Plymouth pitches defensive shutout in 7-2 win over Southside

Published 12:11 am Saturday, December 10, 2016

PLYMOUTH — Just about everyone figured that Friday’s 1-A eastern regional championship game between Plymouth and Southside would come down to whichever team made one more play or one less mistake. That’s exactly what happened as the Vikings narrowly escaped, 7-2, to move on to the state championship against Murphy next week.

Southside started the second quarter set to punt on a fourth-and-6. The Seahawks were without senior lineman Walker Main, who typically handles the long-snapping duties. Ta’Quan White recovered a bad snap just 16 yards from the end zone. Elijah Carmack broke through tackles on the next play to score the game’s only touchdown.

“Walker was really, really sick. It was an unfortunate thing,” Southside coach Jeff Carrow said. “Walker is a heck of a ball player. I couldn’t be more proud of him. He’s helped us win games all year long. He’s a senior. He’s one of those special guys.

“But this has nothing to do with Walker. It’s a whole team thing.”

Plymouth coach Robert Cody added, “That game right there could have gone either way. We couldn’t move the ball on them and they couldn’t move the ball on us.”

It gave the homestanding Vikings a 7-0 lead just 16 seconds into the second. Try as they did throughout the rest of the game, the Seahawks’ offense couldn’t put any points on the board.

“We just had a hard time with some of their (defensive) linemen and staying on blocks,” Carrow said. “They’re a great team. They deserve it.”

Southside’s only points of the game came on a safety in the third quarter. A low snap rolled right between the legs of Plymouth punter Jose Castenada. He kicked the ball out of the back of the end zone to prevent the converging Seahawks coverage team from scooping it up and scoring.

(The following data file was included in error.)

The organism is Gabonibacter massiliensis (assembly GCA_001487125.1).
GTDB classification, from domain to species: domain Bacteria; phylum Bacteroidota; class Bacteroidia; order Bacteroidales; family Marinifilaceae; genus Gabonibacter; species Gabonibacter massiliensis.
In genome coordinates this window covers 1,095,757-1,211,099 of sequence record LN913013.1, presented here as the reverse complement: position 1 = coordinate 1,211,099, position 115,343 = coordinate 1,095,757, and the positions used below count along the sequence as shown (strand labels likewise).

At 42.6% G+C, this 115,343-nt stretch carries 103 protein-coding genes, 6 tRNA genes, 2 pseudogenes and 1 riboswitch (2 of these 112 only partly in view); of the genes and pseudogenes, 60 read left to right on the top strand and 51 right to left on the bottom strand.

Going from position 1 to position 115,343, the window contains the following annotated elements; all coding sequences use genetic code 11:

“(Castenada) had a smart move on his part. The kickoff after that was a big play. It went really far,” Cody said of the heads-up play by his punter, which he wished he could take credit for.

It cut Southside’s deficit to five, 7-2, with 7:31 left in the third period. The Seahawks were buzzing, likely feeling that a go-ahead touchdown could very well punch their ticket to Chapel Hill.

On the ensuing offensive possession, the Seahawks put together what was their best drive to that point. They marched down the field thanks to back-to-back fourth-down conversions.

The officials, who had been conservative throughout the game, kept their flags tucked on what looked like defensive pass interference on third-and-9. Southside couldn’t get a third consecutive fourth-down conversion as Marshall Medlock’s pass went off the fingertips of tight end Hunter Tyler.

The clock was working against the Seahawks in the fourth quarter. Kyle Hill ripped off a 31-yard run into Plymouth territory to give the visitors a much-needed spark. Medlock followed up by finding Demetrius Ebron, who brought Southside down to the 35.

Zikajah Crawford moved the chains and got the Seahawks to the 24, but they turned it over on downs shortly after. The Vikings got the ball back at their 26, leading by five and with 6:15 left.

On third-and-5, Cody Modlin leveled the ball carrier to bring about a fourth-and-13 scenario for the defending state champions.

Southside ended up getting two more chances to drive down the field, but Plymouth got to Medlock time and again.

Like it has so many times this season, Southside’s defense played almost lights out to keep things tight. Following the second-quarter touchdown, Joe Myers laid a thunderous hit on Ronald Wilkins to spark what turned into a three-and-out forced by the Seahawks.

He had an interception late in the second. The defense, as a unit, had a great outing, but Plymouth got one more play to go its way.

“Same as all year long,” Carrow said. “They stepped up and played ball.”

Carrow brought the team together right after the game. Speaking directly to the seniors, who were understandably upset, Carrow reminded them that they won just three games as freshmen. He told them that back-to-back regional-championship appearances is something to take pride in.

“I’m proud of these guys — especially the seniors. We’ve come a long way,” he said. “We came up short tonight. … I can’t say enough about the team and how much adversity they overcame this year. I truly love this team and I’m proud of these guys.”